My mother was always weeding. Our home was nestled in a bend on a boulevard so we had a fairly large plot of grass. While I recall weed killer and specific instructions to keep off the grass for some time, I would still find my mother in the warmer months, bent over, combing through and isolating the unwanted from the acceptable growth.
When I finally had my own yard to tend, I had hopes that I would create some lush oasis behind our new home. I received a headstart from the person who previously lived there. There was a small peony tree in the front yard, a flowerbed by the stoop, and another one along the walk leading up. Behind the house was a peony bush that poked out from beside a row of tall hedges. There were even empty pots in the shed, waiting to be filled, and four small plots in the backyard for herbs. It took me the first few weeks to realize that my attempts at maintenance were slovenly and, slowly, I came to plant grass.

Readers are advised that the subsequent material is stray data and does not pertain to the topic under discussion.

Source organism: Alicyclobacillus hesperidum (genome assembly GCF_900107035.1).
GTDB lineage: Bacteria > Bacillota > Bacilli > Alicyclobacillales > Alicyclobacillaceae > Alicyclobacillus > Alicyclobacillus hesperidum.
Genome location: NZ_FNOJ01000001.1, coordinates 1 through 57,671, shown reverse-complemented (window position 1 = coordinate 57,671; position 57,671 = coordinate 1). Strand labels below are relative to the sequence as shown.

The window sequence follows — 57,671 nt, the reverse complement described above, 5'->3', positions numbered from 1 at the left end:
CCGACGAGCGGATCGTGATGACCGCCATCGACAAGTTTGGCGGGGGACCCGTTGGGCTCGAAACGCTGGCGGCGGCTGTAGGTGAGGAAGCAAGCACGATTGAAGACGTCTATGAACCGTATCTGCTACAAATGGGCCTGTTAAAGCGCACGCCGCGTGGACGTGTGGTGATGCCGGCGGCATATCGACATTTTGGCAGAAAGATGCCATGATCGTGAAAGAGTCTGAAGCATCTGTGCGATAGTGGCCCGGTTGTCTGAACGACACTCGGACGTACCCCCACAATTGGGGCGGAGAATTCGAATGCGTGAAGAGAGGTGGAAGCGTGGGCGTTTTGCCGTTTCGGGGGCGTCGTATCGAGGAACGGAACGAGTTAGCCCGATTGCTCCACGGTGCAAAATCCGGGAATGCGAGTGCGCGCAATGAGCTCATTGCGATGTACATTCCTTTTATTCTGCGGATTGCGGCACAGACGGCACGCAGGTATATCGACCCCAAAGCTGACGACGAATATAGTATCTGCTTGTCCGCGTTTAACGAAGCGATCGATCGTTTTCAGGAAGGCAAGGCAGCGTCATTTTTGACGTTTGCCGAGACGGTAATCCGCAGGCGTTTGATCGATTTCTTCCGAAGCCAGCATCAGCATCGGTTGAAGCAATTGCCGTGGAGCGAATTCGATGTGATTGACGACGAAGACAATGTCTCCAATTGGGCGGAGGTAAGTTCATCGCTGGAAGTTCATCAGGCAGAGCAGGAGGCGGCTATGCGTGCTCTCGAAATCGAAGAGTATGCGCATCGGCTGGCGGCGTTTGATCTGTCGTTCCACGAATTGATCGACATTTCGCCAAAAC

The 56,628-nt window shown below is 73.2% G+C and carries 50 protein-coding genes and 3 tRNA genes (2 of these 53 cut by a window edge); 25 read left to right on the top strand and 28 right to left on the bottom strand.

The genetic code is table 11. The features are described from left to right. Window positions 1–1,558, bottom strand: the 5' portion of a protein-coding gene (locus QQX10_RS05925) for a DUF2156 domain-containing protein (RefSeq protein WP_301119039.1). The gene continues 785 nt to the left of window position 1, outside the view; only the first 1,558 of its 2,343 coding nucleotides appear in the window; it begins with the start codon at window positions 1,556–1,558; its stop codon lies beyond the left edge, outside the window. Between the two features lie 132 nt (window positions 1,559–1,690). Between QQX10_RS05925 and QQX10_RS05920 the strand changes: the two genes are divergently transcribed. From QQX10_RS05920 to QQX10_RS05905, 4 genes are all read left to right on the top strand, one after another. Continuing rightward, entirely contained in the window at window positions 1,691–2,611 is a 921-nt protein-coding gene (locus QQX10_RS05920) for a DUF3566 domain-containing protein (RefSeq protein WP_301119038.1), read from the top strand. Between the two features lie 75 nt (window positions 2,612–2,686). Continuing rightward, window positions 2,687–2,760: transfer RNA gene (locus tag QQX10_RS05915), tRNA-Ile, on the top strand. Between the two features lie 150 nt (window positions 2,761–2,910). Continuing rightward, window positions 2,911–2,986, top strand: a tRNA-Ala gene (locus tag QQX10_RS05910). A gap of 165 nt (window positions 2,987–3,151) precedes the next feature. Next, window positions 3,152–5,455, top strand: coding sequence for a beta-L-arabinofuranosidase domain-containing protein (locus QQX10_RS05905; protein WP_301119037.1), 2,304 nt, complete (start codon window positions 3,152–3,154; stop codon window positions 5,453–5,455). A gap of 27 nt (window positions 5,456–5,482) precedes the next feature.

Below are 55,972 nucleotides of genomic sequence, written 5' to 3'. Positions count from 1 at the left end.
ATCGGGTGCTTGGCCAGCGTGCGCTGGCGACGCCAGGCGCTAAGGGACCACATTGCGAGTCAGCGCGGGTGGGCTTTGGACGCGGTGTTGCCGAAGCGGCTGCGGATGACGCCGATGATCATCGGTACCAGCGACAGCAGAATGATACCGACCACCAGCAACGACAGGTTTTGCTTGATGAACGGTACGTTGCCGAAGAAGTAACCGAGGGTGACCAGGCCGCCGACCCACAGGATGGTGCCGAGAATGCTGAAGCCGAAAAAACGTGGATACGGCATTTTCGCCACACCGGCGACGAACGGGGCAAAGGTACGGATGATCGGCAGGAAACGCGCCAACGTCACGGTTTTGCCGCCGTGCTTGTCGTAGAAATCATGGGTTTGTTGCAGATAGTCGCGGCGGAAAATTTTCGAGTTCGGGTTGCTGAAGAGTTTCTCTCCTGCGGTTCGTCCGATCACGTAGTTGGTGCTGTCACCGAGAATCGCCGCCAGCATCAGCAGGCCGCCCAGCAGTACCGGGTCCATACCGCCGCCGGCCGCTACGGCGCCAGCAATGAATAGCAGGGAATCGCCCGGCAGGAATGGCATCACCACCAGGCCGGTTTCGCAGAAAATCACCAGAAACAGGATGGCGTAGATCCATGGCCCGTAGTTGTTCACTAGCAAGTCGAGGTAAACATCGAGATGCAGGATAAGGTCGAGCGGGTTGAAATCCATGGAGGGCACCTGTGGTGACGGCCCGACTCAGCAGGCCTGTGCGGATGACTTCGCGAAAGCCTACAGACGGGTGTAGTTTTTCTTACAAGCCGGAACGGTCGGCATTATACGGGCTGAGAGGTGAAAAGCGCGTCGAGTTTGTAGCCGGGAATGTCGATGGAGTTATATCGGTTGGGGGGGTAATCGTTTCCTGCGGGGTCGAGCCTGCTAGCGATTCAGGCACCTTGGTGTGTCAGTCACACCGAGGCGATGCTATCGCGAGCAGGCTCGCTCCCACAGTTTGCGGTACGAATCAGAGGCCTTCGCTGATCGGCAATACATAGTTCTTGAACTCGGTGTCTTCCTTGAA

Indoor plants I could always maintain and nurture. But I soon learned that I couldn’t keep up with, let alone combat, the elements. The peony tree didn’t survive our first winter in the house. It emerged from beneath the snow a brittle and jagged sight. It was a sad rough draft of spring and never flowered. I had removed the overgrown and unusable herbs the season before and the plots remained vacant, inviting neighbourhood cats to come by and relieve themselves. I replaced the flowerbed along the driveway with rocks because whatever I planted was soon trampled on by visitors who got out of their car and stepped immediately onto a flower, or by trick-or-treaters who tore through the flowerbed in the dark. While I managed to fill the flower pots in the back – my mother transplanted my grandmother’s calla lilies and assured me that this perennial would be easy to maintain – it became clear that I had become a grower of grass. I threw seeds like blessings, and replaced the waiting gaps with mere shoots.